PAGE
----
Tuesday, 27 August 2013

Becoming more logical...

“The Paradoxical Commandments

People are illogical, unreasonable, and self-centered.
Love them anyway.

If you do good, people will accuse you of selfish ulterior motives.
Do good anyway.

If you are successful, you will win false friends and true enemies.
Succeed anyway.

The good you do today will be forgotten tomorrow.
Do good anyway.

Honesty and frankness make you vulnerable.
Be honest and frank anyway.

The biggest men and women with the biggest ideas can be shot down by the smallest men and women with the smallest minds.
Think big anyway.

People favor underdogs but follow only top dogs.
Fight for a few underdogs anyway.

What you spend years building may be destroyed overnight.
Build anyway.

People really need help but may attack you if you do help them.
Help people anyway.

Give the world the best you have and you'll get kicked in the teeth.
Give the world the best you have anyway.” 

― Kent M. Keith, The Silent Revolution: Dynamic Leadership in the Student Council


I’ve really felt the need to clear my head this last week. I was just feeling in a rut, lacking in social interaction and bored by the monotony of not having work, but looking for jobs constantly & then being so far away from those that I care about. I like to be busy and I like a challenge and I’m not being challenged...well, my patience is a little. I know positive mental attitude counts for a lot, but I’ve been really lacking in that of late. You reach a point and you start to get a bit whiney and forget all the positive aspects of your life. And the thing is there are a lot of positive aspects.

For starters, I’m going on holiday to Canada with my lovely boyfriend in October...I’m so incredibly excited and I absolutely cannot wait. And despite the on-going job battle, meeting him this year has been amazing. Also this year, I completed my second Grand Union Canal 145 mile race & Thames Path 100 miler. Lots of great things have happened. I think sometimes, I just get too excitable and I constantly like to have things to look forward to and I’m like ‘what’s next, what’s next...?’

So yesterday I got a lot off my chest and I sat myself down and I decided that being this down-trodden moaning misery isn’t me and I don’t want to be that. There are lots of amazing things out there and I need to cast my mind and my eye on the good stuff. Consequently, I got proactive and I searched for lots of jobs, renewed my ‘enthusiasm’ for applying for jobs and applied for things. I also de-cluttered my junk and things I don’t use or wear and ebayed lots. And I will continue to do all these things, to take all these steps, to get to where I want to be.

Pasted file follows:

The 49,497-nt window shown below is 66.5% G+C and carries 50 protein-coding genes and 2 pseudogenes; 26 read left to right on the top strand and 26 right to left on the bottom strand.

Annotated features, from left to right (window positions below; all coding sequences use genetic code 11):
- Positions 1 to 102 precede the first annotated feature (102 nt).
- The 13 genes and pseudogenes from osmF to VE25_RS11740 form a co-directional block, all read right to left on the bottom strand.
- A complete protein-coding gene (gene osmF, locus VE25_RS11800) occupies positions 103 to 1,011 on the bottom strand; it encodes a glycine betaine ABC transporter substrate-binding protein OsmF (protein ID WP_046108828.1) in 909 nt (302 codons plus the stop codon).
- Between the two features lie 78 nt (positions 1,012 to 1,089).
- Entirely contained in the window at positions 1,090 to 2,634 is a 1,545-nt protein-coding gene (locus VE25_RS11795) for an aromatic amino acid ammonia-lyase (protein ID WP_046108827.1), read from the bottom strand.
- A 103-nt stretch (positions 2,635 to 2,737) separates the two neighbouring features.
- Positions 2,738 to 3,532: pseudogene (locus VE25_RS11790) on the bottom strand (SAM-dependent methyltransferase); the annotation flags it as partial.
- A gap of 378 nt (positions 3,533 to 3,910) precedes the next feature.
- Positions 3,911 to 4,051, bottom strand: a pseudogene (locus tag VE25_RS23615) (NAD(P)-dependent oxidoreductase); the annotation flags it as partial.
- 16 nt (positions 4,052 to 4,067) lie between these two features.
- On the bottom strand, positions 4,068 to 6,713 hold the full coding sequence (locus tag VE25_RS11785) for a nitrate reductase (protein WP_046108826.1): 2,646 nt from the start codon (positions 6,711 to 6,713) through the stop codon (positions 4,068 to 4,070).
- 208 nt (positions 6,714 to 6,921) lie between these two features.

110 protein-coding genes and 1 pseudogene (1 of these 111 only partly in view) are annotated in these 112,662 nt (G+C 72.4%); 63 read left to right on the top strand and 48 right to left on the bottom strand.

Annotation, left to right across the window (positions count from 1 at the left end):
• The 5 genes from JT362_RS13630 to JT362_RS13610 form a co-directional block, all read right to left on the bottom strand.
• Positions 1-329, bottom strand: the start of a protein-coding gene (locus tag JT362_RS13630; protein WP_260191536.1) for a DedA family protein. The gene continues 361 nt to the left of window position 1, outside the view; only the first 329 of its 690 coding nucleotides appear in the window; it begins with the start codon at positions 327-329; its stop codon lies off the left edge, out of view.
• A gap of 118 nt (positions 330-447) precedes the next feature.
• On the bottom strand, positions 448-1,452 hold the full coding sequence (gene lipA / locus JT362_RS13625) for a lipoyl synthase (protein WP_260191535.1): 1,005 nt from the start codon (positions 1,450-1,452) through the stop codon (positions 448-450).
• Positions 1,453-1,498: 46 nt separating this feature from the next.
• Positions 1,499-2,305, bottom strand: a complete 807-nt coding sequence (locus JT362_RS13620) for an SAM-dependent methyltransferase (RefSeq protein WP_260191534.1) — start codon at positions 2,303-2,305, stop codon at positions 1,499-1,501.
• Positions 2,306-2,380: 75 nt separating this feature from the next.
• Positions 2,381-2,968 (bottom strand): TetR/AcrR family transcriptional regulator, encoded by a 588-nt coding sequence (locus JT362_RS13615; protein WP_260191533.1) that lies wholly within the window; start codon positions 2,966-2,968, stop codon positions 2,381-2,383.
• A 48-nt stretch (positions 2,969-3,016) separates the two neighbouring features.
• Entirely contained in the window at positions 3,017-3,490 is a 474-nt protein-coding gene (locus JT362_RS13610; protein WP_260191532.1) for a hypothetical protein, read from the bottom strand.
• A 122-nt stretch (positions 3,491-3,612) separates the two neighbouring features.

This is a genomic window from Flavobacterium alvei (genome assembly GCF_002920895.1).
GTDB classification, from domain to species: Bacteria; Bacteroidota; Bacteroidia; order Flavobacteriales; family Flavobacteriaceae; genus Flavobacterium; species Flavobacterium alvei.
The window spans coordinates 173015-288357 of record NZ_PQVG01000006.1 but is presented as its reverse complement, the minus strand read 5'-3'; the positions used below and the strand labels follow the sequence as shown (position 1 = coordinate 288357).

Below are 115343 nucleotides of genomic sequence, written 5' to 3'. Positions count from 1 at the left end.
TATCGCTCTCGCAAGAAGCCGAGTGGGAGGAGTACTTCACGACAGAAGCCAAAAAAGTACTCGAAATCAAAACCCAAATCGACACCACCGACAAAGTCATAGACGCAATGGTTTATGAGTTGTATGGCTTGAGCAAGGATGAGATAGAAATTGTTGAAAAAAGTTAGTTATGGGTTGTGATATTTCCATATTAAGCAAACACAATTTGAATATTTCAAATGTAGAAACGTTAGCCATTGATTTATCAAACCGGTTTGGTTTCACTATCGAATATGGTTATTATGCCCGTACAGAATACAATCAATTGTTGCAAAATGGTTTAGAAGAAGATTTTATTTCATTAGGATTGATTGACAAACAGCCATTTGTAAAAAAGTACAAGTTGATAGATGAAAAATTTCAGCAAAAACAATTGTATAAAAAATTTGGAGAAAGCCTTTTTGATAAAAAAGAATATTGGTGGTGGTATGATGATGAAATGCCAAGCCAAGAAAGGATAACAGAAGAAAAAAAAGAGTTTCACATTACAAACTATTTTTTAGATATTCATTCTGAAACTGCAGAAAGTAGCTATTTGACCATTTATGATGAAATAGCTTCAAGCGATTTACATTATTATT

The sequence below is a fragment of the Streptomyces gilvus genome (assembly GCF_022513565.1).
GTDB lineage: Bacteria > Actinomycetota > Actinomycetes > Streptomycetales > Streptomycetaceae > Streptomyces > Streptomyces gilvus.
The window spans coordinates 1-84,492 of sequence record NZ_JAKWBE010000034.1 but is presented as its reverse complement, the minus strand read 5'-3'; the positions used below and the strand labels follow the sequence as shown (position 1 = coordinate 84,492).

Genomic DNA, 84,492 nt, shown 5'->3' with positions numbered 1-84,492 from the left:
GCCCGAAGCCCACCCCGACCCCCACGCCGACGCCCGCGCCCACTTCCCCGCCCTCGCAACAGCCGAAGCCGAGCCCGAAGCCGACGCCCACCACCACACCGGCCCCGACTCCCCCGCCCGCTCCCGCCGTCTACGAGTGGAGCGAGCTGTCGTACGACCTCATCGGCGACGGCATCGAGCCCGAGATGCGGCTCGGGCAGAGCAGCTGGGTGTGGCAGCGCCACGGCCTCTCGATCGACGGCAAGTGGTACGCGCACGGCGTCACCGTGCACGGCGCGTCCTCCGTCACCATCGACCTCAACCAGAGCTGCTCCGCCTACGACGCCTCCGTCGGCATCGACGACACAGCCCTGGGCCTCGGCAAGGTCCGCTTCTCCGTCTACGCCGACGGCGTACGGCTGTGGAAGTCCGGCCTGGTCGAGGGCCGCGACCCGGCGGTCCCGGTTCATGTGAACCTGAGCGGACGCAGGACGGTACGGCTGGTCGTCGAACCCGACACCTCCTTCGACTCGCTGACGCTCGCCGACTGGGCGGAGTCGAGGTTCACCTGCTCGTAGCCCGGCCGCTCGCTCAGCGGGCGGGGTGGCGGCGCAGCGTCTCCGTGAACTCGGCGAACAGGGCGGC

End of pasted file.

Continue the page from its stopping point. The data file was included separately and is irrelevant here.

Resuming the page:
Of course, one of my main grievances was that I can’t do any racing at the moment, because I simply can’t afford to do it. That hurts, because it is so much a part of me.  Now, I’ve spent a few days not running which has been partly down to feeling down and unmotivated, but also down to a hurty knee – which is funny because when I’m doing lots of races and things I never seem to have these aches, but now I’m not I do. However, today I decided to get out of that door and go and run.

I put my sunglasses on, because the evening sun was so beautiful, but glaring and I ran to The Wirral Way.  I took my phone with me and took some piccies to remind myself of how lovely this run is and how much I like this trail.

I saw cyclists, walkers, and horse riders and on the way back home I saw a friendly runner. It always strikes me as calming and just lovely (I can’t think of the words, but lovely describes a lot of nice things...) to see friendly people out and about, enjoying the same surroundings as you are. I like this mutual appreciation of the outdoors and of nature.

So, today has been a nice day. It hasn’t been super eventful, but it’s not been bad and I’m getting out of my rut. And to top it off I had a lovely run.

Monday, 26 August 2013

Missing DOMS

Yep. I'm missing that aching, the sort where you have to walk tentatively down the stairs backwards or sideways like a crab. Treasure those aches and pains fellow runners, for they are a sign of great achievement and an adventure well-lived...

So, it’s been a while again, but on here seems to be my only form of company, for what has been a really lonely week of complete and utter boredom. I guess that's just the price you pay when you don’t have any money or a job or seemingly any friends that live within close proximity to you. And my car is off the road. This isn’t a rant as such. I’m just clearing my mind...I think it’d be less constructive to not express any of this. I think I’d just go out of my mind.

I need a sense of achievement, to do something again. I actually miss DOMS. It was Ridgeway 85 this weekend, but I just couldn’t afford to do it. It got me thinking back to 3 years ago when I did Ridgeway85 – I was working in retail at the time (not a profession that I went to uni for, but at least it was a job), which wasn’t amazing, but at least I got to do races, eh... I remember going into work on the bank holiday Monday, the day after Ridgeway, where I had to stand up all day and spray my feet with cold spray to lessen the discomfort...yep I used to be hard-core.